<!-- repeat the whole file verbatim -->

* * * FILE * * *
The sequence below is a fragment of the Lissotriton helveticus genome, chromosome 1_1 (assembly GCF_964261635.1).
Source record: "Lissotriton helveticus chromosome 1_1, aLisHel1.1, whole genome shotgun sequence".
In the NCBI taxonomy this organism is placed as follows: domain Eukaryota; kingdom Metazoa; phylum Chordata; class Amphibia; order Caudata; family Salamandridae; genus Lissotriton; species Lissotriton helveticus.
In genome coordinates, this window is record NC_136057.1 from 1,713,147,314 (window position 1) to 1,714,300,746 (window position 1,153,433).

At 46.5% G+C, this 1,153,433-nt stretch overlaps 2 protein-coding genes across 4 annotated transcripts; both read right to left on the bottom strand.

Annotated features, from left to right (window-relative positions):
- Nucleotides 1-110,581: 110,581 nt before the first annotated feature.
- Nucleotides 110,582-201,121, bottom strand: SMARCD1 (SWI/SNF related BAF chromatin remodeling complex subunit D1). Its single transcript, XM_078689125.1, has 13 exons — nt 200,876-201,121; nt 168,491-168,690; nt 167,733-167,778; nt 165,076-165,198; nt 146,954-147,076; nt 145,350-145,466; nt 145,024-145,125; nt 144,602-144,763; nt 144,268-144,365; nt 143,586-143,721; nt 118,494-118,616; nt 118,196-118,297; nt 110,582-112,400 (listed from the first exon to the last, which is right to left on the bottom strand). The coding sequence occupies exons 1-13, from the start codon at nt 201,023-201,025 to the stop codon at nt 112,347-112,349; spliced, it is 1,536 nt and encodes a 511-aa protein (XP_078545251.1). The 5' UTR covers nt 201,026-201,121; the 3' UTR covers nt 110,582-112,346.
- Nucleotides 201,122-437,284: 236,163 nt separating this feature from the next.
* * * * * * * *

The sequence below is a fragment of the Lissotriton helveticus genome, chromosome 1_1 (assembly GCF_964261635.1).
Source record: "Lissotriton helveticus chromosome 1_1, aLisHel1.1, whole genome shotgun sequence".
In the NCBI taxonomy this organism is placed as follows: domain Eukaryota; kingdom Metazoa; phylum Chordata; class Amphibia; order Caudata; family Salamandridae; genus Lissotriton; species Lissotriton helveticus.
In genome coordinates, this window is record NC_136057.1 from 1,713,147,314 (window position 1) to 1,714,300,746 (window position 1,153,433).

At 46.5% G+C, this 1,153,433-nt stretch overlaps 2 protein-coding genes across 4 annotated transcripts; both read right to left on the bottom strand.

Annotated features, from left to right (window-relative positions):
- Nucleotides 1-110,581: 110,581 nt before the first annotated feature.
- Nucleotides 110,582-201,121, bottom strand: SMARCD1 (SWI/SNF related BAF chromatin remodeling complex subunit D1). Its single transcript, XM_078689125.1, has 13 exons — nt 200,876-201,121; nt 168,491-168,690; nt 167,733-167,778; nt 165,076-165,198; nt 146,954-147,076; nt 145,350-145,466; nt 145,024-145,125; nt 144,602-144,763; nt 144,268-144,365; nt 143,586-143,721; nt 118,494-118,616; nt 118,196-118,297; nt 110,582-112,400 (listed from the first exon to the last, which is right to left on the bottom strand). The coding sequence occupies exons 1-13, from the start codon at nt 201,023-201,025 to the stop codon at nt 112,347-112,349; spliced, it is 1,536 nt and encodes a 511-aa protein (XP_078545251.1). The 5' UTR covers nt 201,026-201,121; the 3' UTR covers nt 110,582-112,346.
- Nucleotides 201,122-437,284: 236,163 nt separating this feature from the next.